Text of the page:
“Diversity wasn’t a reason for people to hate but a wealth to be thankful. Thankful that the world is not a boring place where there are just the same type of people everywhere. Thankful that there are people that think, see or do something differently so we can learn by comparing and grow up. I mean, 13 different countries’ teenagers representatives can bond together as family, then can somebody please give me reason why the world cannot see it like we did?” – Talitha Messakh (Indonesia/CO)
“Throwback to the Memphis trip, I didn’t expect that it would be this special , but obviously it was. Since we tried some of the most famous dishes there, visited the civil rights museum in memory of Martin Luther King , and on top of my list was the African American church that we visited. I’ve heard a lot about African American church’s, but living the moment as they say inside that church was so much more than what I expected. The energy that these people had while praying was unbelievable and the respect that they had for Muslims made my day even better. I will never forget the hours that we spent in that church , such a peaceful place.” – Hanane Bousful (Morocco/IL)
“The MLK Marade 2016 was a very powerful and inspiring event for me. Seeing so many different people getting together to support equality and justice, seeing so many causes come together into a single one – civil rights, makes one realize the power in humans uniting for a righteous and worthy reason. It was one of the most influential moments in the US so far. Thank you, World Link and Jodi Meek for this wonderful experience!” – Vlaciu Motrescu (Moldova/CO)
“Today we learned a lot and one of it is that no matter what color of skin you have, what religion and believes you have, what part of the world you came from, you just have to walk with acceptance, acceptance of those things that makes you unique. Because the world is full of differences and that what makes it exciting. Remember that the rainbows in the skies looks beautiful because of the different colors. We just have to learn how to respect every other individual.” – Khayriyyah Fayhka Ala (Philippines/IA)
“The experience that we had at the Museum of Tolerance was very educational and helpful for all of us. I think that it made us think and question ourselves in which way we can act in order to improve and grow as individuals that won’t be judgmental and how can we apply that to our communities so it will have a bigger outcome. It really gave us great ideas and motivation to make a change in order to be better.” – Viktorija Nestoroska (Macedonia/CA)
“I feel really honored and grateful, since I had a great pleasure to meet people, real people, who have gone through Civil Rights Movement. One of the greatest things, that I gained during my exchange in the U.S.A is people. People, who fought against racism. People, who proved that time for justice, equality, and freedom is always right now. People, who have fought not only for African-Americans, but for whole America.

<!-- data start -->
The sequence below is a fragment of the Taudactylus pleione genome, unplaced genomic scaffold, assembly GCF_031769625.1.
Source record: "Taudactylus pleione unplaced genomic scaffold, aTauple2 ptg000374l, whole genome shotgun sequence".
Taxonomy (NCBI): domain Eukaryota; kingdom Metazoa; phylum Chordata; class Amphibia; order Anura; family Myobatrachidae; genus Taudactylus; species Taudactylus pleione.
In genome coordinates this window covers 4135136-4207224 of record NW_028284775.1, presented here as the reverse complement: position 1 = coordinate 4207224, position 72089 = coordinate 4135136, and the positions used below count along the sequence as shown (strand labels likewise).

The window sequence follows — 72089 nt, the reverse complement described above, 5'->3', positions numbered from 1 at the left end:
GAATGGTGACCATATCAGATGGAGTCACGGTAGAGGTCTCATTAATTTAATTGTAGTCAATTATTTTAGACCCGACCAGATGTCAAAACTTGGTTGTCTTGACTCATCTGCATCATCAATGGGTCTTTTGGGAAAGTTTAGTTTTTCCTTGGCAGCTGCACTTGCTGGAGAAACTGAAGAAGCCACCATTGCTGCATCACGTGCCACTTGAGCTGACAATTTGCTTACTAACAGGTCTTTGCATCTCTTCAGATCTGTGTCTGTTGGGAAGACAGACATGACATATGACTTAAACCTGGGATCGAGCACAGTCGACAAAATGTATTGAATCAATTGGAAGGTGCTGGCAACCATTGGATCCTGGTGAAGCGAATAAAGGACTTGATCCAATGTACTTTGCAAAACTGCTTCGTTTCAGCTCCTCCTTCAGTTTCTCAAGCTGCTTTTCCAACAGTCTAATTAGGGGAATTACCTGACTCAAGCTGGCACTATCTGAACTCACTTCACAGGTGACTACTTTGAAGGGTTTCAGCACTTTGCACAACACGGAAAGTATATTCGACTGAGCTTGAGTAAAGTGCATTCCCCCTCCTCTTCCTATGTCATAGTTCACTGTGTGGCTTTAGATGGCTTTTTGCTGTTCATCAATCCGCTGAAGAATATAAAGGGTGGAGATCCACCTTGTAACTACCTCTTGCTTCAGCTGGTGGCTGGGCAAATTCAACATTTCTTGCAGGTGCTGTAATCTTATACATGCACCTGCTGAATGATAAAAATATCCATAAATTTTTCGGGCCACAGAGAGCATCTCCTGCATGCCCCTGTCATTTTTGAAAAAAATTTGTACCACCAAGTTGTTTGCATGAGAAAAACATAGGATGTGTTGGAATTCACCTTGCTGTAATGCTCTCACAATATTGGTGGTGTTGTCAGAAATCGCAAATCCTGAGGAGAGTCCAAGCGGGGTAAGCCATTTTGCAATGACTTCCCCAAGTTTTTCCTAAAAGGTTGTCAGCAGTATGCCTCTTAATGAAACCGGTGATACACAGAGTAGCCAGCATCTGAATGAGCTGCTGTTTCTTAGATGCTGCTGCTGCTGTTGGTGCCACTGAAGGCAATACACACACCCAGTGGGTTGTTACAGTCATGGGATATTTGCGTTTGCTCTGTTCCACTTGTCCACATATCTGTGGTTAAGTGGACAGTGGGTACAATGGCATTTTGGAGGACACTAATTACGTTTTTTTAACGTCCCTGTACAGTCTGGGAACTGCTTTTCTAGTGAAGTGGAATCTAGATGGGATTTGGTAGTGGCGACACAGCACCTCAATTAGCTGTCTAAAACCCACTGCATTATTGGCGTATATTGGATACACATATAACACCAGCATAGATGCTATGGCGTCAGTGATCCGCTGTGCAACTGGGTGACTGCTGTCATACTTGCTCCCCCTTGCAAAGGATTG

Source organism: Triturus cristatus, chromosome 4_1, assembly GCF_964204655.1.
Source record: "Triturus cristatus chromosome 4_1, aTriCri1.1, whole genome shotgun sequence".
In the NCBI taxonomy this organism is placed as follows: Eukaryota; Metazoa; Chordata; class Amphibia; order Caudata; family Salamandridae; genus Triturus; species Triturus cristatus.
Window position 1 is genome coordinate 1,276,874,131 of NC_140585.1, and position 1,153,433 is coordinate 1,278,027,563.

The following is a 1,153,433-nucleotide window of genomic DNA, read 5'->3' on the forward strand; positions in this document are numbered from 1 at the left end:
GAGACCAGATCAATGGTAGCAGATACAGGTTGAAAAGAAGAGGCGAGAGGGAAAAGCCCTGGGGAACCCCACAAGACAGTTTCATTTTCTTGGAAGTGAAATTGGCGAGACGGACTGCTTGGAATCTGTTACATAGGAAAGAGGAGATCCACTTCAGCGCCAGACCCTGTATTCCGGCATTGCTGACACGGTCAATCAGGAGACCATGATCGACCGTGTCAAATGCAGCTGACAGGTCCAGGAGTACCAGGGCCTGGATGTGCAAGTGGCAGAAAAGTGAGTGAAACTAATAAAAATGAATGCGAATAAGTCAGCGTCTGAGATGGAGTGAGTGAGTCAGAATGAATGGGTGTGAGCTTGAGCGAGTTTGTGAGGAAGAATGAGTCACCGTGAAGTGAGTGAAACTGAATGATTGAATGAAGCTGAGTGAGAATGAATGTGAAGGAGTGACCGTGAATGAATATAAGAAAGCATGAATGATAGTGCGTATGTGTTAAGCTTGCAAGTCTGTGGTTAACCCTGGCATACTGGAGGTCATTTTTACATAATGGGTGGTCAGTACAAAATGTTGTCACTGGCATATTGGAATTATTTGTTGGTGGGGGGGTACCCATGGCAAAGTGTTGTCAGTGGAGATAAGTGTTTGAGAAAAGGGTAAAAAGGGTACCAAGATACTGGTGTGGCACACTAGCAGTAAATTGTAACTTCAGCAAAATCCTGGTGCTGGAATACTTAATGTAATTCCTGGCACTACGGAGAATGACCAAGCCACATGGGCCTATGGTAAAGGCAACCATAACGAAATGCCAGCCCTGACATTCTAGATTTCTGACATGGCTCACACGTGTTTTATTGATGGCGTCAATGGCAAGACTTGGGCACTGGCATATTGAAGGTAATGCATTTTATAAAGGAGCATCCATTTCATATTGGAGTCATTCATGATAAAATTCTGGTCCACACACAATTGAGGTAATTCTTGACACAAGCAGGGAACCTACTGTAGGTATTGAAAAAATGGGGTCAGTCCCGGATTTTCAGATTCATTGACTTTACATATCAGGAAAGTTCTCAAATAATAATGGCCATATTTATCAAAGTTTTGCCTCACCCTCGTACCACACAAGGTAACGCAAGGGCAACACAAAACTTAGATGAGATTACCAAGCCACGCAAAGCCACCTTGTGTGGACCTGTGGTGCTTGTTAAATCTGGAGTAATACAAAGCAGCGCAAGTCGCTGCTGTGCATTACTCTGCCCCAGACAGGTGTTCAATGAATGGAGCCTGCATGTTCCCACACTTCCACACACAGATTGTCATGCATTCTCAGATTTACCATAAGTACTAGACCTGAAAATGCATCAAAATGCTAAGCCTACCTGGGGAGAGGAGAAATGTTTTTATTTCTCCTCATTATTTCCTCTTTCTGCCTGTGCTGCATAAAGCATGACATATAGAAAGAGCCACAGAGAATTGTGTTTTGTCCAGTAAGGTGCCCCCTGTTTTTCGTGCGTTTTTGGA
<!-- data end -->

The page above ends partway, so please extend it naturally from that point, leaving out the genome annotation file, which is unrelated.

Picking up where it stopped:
I strongly believe, that Martin Luther King Jr, Rosa Parks, Medgar Evers, and other many people who spoke up against injustice, have changed the world. Do you know why? Because after many years, a girl from Nigeria and a girl from Republic of Georgia stood together in the U.S.A.
Together, with full of pride near the name of the bravest woman – Rosa Parks as a symbol of equality, freedom, and justice.” – Tamar Tchanturia
“The experience in the Museum of Tolerance definitely had changed my view on the world. During all those stories I was asking to myself one question: “How could we let it happen?” Holocaust, war, killing,racism; those are human fault, but why? We all are guilty in what is happening, but why? After certain time I pulled out one really important thing. Not exciting thing. Silence.. Staying in the back is what led to all those awful consequences. Only one thing can hurt billions of people on the Earth. And it is silence. It was all going on, but people did not care. Only few people could change a lot. This is what I took home. The words “Never stay in the back and speak up” will stay with me for a long time.” – Stanislav Tkatsevich (Ukraine/CA)
“It takes only one man/woman to make a difference and today that was emphasized through the fact that Martin Luther King made a change. As did many others in several countries and they should be honored. Your opinion matters stand up and make a change.” – Tiffany Anders (South Africa/IA)
“I read about Dr. MLK 2 years ago from a local paper with list of world’s great men, I couldn’t have imagined that one day I ll be in a parade in honor of the legacy and works of the world’s influential champion of racial justice. It was like a dream come true for me to be part of the marade. Thinking back on it, I’d like to say: Thank World Link for the wonderful opportunity. I see Interracial and Intercultural Cooperation and sharing for one cause: justice and equality during the MLK day. One particular sign I learned is “ Diversity is our strength”. Yeah, I see strength in diversity, It is what makes exchange year special, unique and interesting. It’s alright to be different and that’s the very reason we’re here; to explore, share, get involved and sharpen our understanding of people and world around us. We all need people that are different to make a difference in our lives.” – Nehemiah Danjuma (Nigeria/CO)
It is clear the Midterm Diversity Immersion is an activity our students will remember for a lifetime. Students learned not only about the great Dr. Martin Luther King Jr. and the Civil Right’s Movement, but also how through promoting his principals of peace and tolerance in their everyday lives; they can change the world.